The charge stock for the process of the present inven tion must be carefully controlled in the areas of concentration of sulfur-containing compounds and of oxygen-containing compounds. In general, it is preferred that the concentration of both of these constituents be reduced to loW levels by any suitable pretreating means such as mild hydrogenation treatment (called in the art hydrorefining, hydrodesulfurization, etc.) with a suitable supported cobalt and/or molybdenum catalyst. This is not to be construed to exclude the possibility that the concentration of sulfur-containing compounds in the charge stock could be carefully adjusted in order to furnish the required amount of sulfur to the reforming zone; but this latter method is difficult to control and is, consequently, not preferred. In any event, it is necessary that the total concentration of water and of water-yielding substances in the charge stock be reduced to at least 25 p.p.m. calculated as equivalent water and preferably less than 10 p.p.m. These restrictions are doubly significant in one preferred embodiment of the present invention, in which the hydrogen gas contained in the efiluent from the reforming zone is separated therefrom and at least a portion of the separated hydrogen gas is recycled to the reforming zone, because the available water and hydrogen sulfide will also be recycled with this hydrogen-rich gas. Accordingly, the concentration of these constituents will tend to build up to an equlibrium level in this recycle stream and small amounts of these materials in the input stream may, if the process is not carefully controlled, build up to substantial undesired levels in the recycle stream.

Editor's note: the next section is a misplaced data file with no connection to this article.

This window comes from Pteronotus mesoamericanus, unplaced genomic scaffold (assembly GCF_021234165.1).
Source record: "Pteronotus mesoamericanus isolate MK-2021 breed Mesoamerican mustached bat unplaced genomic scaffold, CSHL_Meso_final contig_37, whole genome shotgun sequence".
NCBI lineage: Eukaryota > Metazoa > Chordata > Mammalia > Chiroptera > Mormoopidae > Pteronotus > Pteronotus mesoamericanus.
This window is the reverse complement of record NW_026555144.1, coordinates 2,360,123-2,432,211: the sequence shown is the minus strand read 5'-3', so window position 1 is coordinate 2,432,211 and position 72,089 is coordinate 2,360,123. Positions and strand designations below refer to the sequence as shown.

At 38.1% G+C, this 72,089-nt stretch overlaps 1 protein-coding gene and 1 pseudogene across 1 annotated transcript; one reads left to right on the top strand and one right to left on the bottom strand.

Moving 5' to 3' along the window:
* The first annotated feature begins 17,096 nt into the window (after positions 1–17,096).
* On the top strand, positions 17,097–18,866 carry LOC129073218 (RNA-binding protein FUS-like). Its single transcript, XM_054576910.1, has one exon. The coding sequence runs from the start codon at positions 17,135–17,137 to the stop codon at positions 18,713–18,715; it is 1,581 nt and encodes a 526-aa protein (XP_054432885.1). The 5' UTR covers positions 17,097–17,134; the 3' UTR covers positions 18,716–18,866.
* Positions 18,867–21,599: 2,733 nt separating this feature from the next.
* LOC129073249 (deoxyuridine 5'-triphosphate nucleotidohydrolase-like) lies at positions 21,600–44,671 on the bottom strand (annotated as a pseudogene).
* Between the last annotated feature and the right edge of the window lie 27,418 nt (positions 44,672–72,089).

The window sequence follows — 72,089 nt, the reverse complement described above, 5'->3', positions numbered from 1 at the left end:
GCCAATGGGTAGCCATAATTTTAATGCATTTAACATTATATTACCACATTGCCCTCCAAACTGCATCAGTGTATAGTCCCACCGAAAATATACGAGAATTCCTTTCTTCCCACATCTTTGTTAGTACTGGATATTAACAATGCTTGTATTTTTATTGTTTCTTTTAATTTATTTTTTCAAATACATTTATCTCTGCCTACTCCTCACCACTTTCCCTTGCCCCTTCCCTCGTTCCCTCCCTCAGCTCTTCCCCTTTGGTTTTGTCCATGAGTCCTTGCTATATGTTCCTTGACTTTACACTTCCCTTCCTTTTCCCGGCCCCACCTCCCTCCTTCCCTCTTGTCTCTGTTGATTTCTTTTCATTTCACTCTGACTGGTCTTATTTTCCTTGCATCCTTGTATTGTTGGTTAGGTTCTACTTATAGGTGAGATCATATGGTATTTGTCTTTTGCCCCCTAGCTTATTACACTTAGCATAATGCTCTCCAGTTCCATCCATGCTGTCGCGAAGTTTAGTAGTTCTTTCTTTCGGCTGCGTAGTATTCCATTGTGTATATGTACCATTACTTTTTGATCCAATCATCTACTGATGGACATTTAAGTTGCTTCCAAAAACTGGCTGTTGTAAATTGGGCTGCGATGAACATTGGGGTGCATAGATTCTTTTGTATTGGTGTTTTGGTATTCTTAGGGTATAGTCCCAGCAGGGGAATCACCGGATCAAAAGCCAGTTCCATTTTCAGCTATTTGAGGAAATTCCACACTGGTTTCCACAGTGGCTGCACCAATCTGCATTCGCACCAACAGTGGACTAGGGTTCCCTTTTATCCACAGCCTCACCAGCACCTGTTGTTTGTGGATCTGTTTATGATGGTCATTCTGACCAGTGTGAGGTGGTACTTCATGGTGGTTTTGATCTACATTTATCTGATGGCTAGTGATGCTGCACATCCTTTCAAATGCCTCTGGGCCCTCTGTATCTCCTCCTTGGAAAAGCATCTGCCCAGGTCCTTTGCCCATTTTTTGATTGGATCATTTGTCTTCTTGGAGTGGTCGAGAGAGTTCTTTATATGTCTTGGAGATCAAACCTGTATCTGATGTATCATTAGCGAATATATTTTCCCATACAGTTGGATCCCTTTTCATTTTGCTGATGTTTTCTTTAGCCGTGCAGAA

Accordingly, it is preferred to first reduce the sulfur and oxygen concentration of the charge stock to very low levels, such as wt. p.p.m. or less respectively, and thereafter inject a controlled amount of sulfur or a sulfurcontaining compound into the reforming zone in any suitable manner. Any reducible sulfur-containing compound,
that does not contain oxygen, which is converted to hydrogen sulfide by reaction With hydrogen at the conditions in the reforming zone may be used. This class includes: aliphatic mercaptans such as ethyl mercaptan, propyl mercaptans, tertiary butyl mercaptans, etc.; aromatic mercaptans such as thiophenol and derivatives; naphthenic mercaptans such as cyclohexyl mercaptan; aliphatic sulfides such as ethylsulfide; aromatic sulfides such as phenyl sulfide; aliphatic disulfides such as tertiary butyl disulfides; aromatic disulfides such as phenyldisulfide; dithioacids; thioaldehydes; thioketones, heterocyclic sulfur compounds such as the thiophenes and thiophanes; and the like compounds. In addition, free sulfur or hydrogen sulfide may be used if desired. Usually, a mercaptan such as tertiary butyl mercaptan or heptyl mercaptan is the preferred additive for reasons of cost and convenience.
Regardless of which sulfur additive is used, it is clear that it may be added directly to the reforming zone independently of any input stream, or that it may be added to either the charge stock or the hydrogen stream or both of these. For example, one acceptable method would involve the addition of hydrogen sulfide to the hydrogen stream. However, the preferred procedure involves the admixture of the sulfur additive with the charge stock prior to its passage into the reforming zone.
The amount of sulfur entering the reforming zone at any given time is a function of residual sulfur in the charge stock, the amount of sulfur added to the charge stock, the amount of sulfur in the hydrogen stream, and the amount added directly to the zone. Regardless of the source of the sulfur entering the reforming zone, it is an essential feature of the present invention that the total from all sources must be continuously maintained in the range of about 50 p.p.m. to about 3000 p.p.m. based on weight of charge stock entering the reforming zone, and preferably about 150 to 1500 wt. p.p.m.